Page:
__________________
-
Jim Stricker
Hinckley, Ohio (1OA2)
EAA #499867
PPL/ASEL 1970 - Sport Pilot since 2007
80 hrs Flying Aeronca Chief 11AC N86203
1130 hrs Flying 46 Piper J-3 Cub N6841H
RV-12 E-LSA #120058 AWC July 2012 N633CM
RV-12 Bought Flying Oct 2015 with 48TT - Hobbs now 421

LSRM-A Certificate 2016
Special Thanks... EJ Trucks - Crew Chief A-4 Skyhawks
and MJ Stricker (my flight instructor) - 1st Lt./Captain B-17H WWII
Reply With Quote
  #2  
Old 04-01-2019, 05:54 AM
snopercod's Avatar
snopercod snopercod is offline
 
Join Date: Aug 2016
Location: Asheville, NC
Posts: 1,673
Default

I think Matco will Nickel plate your brake discs for $51 each. I'm not sure what that's supposed to do for you.
__________________
(2019 dues paid)
Reply With Quote
  #3  
Old 04-01-2019, 07:50 AM
Piper J3's Avatar
Piper J3 Piper J3 is offline
 
Join Date: Nov 2014
Location: Hinckley, Ohio
Posts: 1,321
Default

I did communicate with Matco and Iím aware that they offer electroless nickel plating as an option. Electroless nickel plating is primarily used for corrosion resistance and does not have the wear characteristic that chrome provides.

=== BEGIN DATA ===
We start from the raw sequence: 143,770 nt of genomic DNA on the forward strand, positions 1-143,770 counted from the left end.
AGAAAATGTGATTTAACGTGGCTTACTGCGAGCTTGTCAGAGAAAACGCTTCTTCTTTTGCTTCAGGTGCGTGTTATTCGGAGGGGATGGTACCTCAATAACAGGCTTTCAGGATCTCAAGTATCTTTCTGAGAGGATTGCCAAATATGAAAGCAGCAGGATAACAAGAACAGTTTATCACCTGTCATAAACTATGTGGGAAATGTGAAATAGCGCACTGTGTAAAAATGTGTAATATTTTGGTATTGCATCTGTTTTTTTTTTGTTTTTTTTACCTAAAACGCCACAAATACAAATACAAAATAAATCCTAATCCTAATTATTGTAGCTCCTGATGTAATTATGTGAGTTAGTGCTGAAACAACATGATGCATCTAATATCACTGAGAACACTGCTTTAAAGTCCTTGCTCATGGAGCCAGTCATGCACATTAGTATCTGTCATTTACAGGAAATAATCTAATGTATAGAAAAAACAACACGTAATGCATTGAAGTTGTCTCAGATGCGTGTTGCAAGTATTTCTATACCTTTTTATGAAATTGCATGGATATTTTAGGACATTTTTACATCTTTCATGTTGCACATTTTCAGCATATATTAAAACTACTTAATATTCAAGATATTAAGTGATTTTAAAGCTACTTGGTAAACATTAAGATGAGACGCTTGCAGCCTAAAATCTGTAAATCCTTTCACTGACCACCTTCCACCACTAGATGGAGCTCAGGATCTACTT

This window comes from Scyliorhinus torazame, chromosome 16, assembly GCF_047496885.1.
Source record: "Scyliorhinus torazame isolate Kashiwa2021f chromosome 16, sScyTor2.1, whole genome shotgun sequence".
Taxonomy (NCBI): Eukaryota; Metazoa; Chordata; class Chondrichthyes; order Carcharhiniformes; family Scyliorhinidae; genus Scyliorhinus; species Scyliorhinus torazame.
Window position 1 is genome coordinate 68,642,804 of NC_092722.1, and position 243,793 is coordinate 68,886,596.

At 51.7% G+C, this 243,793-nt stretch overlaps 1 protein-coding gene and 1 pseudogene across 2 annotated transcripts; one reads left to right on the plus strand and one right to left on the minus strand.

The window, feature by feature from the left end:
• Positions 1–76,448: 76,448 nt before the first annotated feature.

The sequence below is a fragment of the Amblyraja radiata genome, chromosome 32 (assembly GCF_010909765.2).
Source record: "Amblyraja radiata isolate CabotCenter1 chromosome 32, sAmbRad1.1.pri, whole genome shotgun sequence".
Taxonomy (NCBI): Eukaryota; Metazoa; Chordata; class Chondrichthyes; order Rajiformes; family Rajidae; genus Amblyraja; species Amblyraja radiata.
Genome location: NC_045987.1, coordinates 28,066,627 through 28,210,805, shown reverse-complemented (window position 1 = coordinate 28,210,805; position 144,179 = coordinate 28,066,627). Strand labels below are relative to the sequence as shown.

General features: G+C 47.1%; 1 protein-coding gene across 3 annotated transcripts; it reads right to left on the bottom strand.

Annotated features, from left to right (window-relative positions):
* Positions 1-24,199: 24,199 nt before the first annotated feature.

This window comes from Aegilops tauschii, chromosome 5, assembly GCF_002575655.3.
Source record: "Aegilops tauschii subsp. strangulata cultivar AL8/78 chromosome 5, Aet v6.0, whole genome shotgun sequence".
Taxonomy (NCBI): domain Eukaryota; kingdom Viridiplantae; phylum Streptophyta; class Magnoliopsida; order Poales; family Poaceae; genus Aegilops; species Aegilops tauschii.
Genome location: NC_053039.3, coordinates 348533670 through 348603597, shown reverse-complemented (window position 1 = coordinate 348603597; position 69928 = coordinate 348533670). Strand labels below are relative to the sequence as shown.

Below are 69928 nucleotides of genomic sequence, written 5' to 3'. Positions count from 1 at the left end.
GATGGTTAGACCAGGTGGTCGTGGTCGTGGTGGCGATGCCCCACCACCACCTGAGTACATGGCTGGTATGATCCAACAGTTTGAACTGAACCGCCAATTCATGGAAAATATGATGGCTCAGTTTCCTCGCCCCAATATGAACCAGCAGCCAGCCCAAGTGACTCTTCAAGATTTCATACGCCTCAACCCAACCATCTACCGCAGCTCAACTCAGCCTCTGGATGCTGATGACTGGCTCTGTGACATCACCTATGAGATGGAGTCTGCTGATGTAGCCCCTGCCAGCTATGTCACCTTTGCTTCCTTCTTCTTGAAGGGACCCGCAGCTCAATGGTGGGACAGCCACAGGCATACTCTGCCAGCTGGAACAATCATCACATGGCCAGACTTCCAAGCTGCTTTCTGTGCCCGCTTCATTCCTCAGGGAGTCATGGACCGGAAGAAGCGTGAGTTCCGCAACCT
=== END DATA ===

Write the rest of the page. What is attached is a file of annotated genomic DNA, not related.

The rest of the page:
As a data point, I owned a J3-Cub for 23 years that had a STC for Cleveland disc brakes. I hard-chromed the discs when new and they were perfect when I sold the plane three years ago. Not exactly apples-apples because brakes on a Cub are really an afterthought. Once the discs polish up to bright finish they should remain smooth for a long time.
__________________
-
Jim Stricker
Hinckley, Ohio (1OA2)
EAA #499867
PPL/ASEL 1970 - Sport Pilot since 2007
80 hrs Flying Aeronca Chief 11AC N86203
1130 hrs Flying 46 Piper J-3 Cub N6841H
RV-12 E-LSA #120058 AWC July 2012 N633CM
RV-12 Bought Flying Oct 2015 with 48TT - Hobbs now 421

LSRM-A Certificate 2016
Special Thanks... EJ Trucks - Crew Chief A-4 Skyhawks
and MJ Stricker (my flight instructor) - 1st Lt./Captain B-17H WWII
Reply With Quote
  #4  
Old 04-01-2019, 10:24 AM
NinerBikes NinerBikes is offline